programming format mesmerized televiewers of the 1950s with more
hypnotic intensity than the "big money" quiz show, one of the most
popular and ill-fated genres in U.S. television history. In the
1940s, a popular radio program had awarded top prize money of $64.
The new medium raised the stakes a thousand fold. From its premiere
on CBS on 7 June 1955, The $64,000 Question was an immediate
sensation, racking up some of the highest ratings in television
history up to that time. Its success spawned a spin-off, The
$64,000 Challenge, and a litter of like-minded shows: The
Big Surprise, Dotto, Tic Tac Dough, and Twenty One. When
the Q and A sessions were exposed as elaborate frauds, columnist
Art Buchwald captured the national sense of betrayal with a glib
name for the producers and contestants who conspired to bamboozle
a trusting audience: the quizlings.
live and in prime time, the big money quiz show presented itself
as a high pressure test of knowledge under the heat of kleig lights
and the scrutiny of fifty-five million participant-observers. Set
design, lighting, and pure hokum enhanced the atmosphere of suspense.
Contestants were put in glass isolation booths, with the air conditioning
turned off to make them sweat. Tight close-ups framed faces against
darkened backgrounds and spot lights illuminated contestants in
a ghostly aura. Armed police guarded "secret" envelops and impressive
looking contraptions spat out pre-cooked questions on IBM cards.
The big winners--like Columbia university student Elfrida Von Nardroff
who earned $226,500 on Twenty One or warehouse clerk Teddy
Nadler who earned $252,000 on The $64,000 Challenge--took
home a fortune in pre-inflationary greenbacks.
By the standards of the dumbed-down game shows of a later epoch,
the intellectual content of the 1950s quiz shows was downright erudite.
Almost all the questions involved some demonstration of cerebral
aptitude--retrieving lines of poetry, identifying dates from history,
and reeling off scientific classifications, the stuff of memorization
and canonical culture. (Who wrote "Hope is a thing with feathers/it
whispers to the soul"?) Since victors returned to the show until
they lost, risking accumulated winnings on future stakes, individual
contestants might develop a devoted following over a period of weeks.
Among the famous for fifteen pre-Warhol minutes were opera buff
Gino Prato, science prodigy Robert Strom, and ex-cop and Shakespeare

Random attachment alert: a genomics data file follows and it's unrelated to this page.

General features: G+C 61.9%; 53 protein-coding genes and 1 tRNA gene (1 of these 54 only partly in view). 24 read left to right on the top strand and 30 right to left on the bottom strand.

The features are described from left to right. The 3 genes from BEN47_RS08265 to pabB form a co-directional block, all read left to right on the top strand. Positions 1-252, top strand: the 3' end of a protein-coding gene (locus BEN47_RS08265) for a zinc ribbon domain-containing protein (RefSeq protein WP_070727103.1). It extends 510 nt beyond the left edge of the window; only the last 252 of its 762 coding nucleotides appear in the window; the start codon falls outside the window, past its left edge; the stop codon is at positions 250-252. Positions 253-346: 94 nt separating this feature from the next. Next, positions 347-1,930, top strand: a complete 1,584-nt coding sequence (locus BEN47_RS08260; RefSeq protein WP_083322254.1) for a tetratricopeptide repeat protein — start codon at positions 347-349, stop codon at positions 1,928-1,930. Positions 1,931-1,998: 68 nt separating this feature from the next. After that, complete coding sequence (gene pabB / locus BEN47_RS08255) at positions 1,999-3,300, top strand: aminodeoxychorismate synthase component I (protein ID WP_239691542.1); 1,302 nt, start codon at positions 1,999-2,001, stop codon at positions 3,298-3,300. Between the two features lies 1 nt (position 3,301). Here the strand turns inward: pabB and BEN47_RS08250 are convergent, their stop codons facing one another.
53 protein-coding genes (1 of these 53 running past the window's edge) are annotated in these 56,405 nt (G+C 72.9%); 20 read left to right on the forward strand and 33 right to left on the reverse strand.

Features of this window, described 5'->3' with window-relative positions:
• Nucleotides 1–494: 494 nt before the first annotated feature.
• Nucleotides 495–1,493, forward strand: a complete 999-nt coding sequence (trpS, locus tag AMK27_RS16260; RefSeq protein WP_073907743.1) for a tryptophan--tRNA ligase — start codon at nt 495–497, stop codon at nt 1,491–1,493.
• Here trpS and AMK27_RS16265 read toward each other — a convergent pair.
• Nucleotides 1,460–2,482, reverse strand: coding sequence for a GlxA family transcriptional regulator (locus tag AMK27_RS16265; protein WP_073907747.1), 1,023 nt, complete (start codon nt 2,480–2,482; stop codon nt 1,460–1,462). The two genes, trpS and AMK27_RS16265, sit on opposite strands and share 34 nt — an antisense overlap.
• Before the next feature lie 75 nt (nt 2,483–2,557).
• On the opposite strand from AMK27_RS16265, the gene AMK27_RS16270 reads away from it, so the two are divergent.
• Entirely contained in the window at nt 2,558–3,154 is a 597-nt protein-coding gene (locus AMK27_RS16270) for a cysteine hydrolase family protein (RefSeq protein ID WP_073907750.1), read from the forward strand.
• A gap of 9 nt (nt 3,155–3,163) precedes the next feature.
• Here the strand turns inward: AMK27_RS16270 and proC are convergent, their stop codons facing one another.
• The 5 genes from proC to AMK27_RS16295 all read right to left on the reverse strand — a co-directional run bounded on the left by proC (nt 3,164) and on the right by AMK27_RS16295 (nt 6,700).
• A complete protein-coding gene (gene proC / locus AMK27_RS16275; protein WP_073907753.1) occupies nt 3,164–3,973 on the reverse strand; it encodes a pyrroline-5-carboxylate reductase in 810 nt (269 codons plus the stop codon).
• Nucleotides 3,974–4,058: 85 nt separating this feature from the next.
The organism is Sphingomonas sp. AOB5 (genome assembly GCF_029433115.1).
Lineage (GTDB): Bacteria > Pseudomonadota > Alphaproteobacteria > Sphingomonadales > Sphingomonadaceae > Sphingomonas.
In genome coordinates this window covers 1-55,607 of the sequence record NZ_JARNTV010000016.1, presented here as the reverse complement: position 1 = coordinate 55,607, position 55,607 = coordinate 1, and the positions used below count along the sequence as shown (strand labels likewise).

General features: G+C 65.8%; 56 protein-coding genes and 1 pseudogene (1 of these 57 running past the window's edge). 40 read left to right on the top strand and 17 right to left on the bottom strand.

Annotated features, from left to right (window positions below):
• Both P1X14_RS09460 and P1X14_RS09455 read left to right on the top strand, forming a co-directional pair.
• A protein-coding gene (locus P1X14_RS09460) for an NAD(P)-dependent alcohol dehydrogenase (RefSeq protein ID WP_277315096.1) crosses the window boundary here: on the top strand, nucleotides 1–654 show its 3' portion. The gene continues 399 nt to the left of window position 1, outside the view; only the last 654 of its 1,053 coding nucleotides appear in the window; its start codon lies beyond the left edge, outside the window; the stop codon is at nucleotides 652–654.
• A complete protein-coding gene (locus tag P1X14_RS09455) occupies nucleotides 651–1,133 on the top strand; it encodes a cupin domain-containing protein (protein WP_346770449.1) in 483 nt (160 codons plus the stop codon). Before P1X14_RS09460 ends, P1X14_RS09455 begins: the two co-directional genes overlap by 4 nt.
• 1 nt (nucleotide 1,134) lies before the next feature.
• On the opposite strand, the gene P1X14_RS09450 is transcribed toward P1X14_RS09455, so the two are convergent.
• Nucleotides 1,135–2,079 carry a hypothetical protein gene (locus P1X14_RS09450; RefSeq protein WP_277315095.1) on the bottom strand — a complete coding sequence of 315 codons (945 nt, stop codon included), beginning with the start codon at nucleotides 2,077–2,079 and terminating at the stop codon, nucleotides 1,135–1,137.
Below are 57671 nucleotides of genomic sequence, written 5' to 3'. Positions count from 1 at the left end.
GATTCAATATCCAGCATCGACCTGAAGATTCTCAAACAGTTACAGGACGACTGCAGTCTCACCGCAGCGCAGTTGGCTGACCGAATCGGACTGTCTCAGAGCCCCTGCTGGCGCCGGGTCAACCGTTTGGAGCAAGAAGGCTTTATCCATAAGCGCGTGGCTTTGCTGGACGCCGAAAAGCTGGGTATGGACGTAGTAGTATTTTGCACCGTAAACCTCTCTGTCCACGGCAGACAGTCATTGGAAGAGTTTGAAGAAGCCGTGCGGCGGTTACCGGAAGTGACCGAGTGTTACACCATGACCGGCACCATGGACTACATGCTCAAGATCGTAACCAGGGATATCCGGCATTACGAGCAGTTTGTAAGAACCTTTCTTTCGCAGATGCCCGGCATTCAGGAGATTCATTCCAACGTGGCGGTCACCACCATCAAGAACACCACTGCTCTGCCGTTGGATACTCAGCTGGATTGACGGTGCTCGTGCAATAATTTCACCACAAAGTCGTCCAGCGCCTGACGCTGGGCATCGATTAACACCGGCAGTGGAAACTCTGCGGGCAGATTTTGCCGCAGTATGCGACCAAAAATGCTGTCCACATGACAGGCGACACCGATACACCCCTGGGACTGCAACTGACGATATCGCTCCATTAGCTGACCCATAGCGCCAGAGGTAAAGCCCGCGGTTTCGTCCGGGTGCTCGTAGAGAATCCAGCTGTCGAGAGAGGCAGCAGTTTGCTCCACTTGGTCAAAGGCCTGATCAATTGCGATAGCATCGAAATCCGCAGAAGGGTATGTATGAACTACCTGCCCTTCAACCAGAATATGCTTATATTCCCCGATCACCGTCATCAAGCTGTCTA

expert Redmond O'Hanlon. Matching an incongruous area of expertise
to the right personality was a favorite hook, as in the cases of
Richard McCutchen, the rugged marine captain who was an expert on
French cooking, or Dr. Joyce Brothers, not then an icon of pop psychology,
whose encyclopedic knowledge of boxing won her (legitimately) $132,000.
the quiz shows made celebrities out of ordinary folk, they also
sought to engage the services of celebrities. Orson Welles claimed
to have been approached by a quiz show producer looking for a "genius
type" who guaranteed him $150,000 and a seven week engagement. Welles
refused, but bandleader Xavier Cugat won $16,000 as an expert on
Tin Pan Alley songs in a rigged match against actress Lillian Roth
on The $64,000 Challenge. "I considered I was giving a performance,"
he later explained guilelessly. Twelve-year-old Patty Duke won $32,000
against child actor Eddie Hodges, then the juvenile lead in The
Music Man on Broadway. Hodges had earlier won the $25,000 grand
prize on Name That Tune teamed with a personable marine flyer
named John Glenn.
and away the most notorious quizling was Charles Van Doren, a contestant
on NBC's Twenty One, a quiz show based on the game of blackjack.
Scion of the prestigious literary family and himself a lecturer
in English at Columbia University, Van Doren was an authentic pop
phenomenon whose video charisma earned him $129,000 in prize money,
the cover of Time magazine, and a permanent spot on NBC's Today,
where he discussed non-Euclidean geometry and recited seventeenth
century poetry. He put an all-American face to the university intellectual
in an age just getting over its suspicion of subversive "eggheads."
the moment Van Doren walked onto the set of Twenty One on
28 November 1956 for his first face-off against a high-IQ eccentric
named Herbert Stempel, he proved himself a telegenic natural. In
the isolation booth, Van Doren managed to engage the spectator's
sympathy by sharing his mental concentration. Apparently muttering